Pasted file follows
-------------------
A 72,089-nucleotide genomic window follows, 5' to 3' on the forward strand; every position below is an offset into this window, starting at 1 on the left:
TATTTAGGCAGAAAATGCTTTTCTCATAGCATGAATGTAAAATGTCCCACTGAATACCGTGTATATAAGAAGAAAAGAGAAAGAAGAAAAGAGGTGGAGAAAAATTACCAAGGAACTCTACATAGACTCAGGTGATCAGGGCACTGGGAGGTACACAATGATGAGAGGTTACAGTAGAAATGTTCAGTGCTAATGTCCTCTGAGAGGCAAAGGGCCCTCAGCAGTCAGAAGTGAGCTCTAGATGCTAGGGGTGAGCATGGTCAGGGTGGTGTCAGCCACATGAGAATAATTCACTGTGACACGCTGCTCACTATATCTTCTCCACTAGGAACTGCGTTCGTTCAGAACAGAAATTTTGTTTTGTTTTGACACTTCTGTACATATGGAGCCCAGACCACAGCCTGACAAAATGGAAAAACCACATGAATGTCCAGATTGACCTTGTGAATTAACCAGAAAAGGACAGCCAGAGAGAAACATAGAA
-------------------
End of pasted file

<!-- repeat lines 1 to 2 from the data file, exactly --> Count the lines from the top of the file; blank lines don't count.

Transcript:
A 72,089-nucleotide genomic window follows, 5' to 3' on the forward strand; every position below is an offset into this window, starting at 1 on the left:
TATTTAGGCAGAAAATGCTTTTCTCATAGCATGAATGTAAAATGTCCCACTGAATACCGTGTATATAAGAAGAAAAGAGAAAGAAGAAAAGAGGTGGAGAAAAATTACCAAGGAACTCTACATAGACTCAGGTGATCAGGGCACTGGGAGGTACACAATGATGAGAGGTTACAGTAGAAATGTTCAGTGCTAATGTCCTCTGAGAGGCAAAGGGCCCTCAGCAGTCAGAAGTGAGCTCTAGATGCTAGGGGTGAGCATGGTCAGGGTGGTGTCAGCCACATGAGAATAATTCACTGTGACACGCTGCTCACTATATCTTCTCCACTAGGAACTGCGTTCGTTCAGAACAGAAATTTTGTTTTGTTTTGACACTTCTGTACATATGGAGCCCAGACCACAGCCTGACAAAATGGAAAAACCACATGAATGTCCAGATTGACCTTGTGAATTAACCAGAAAAGGACAGCCAGAGAGAAACATAGAA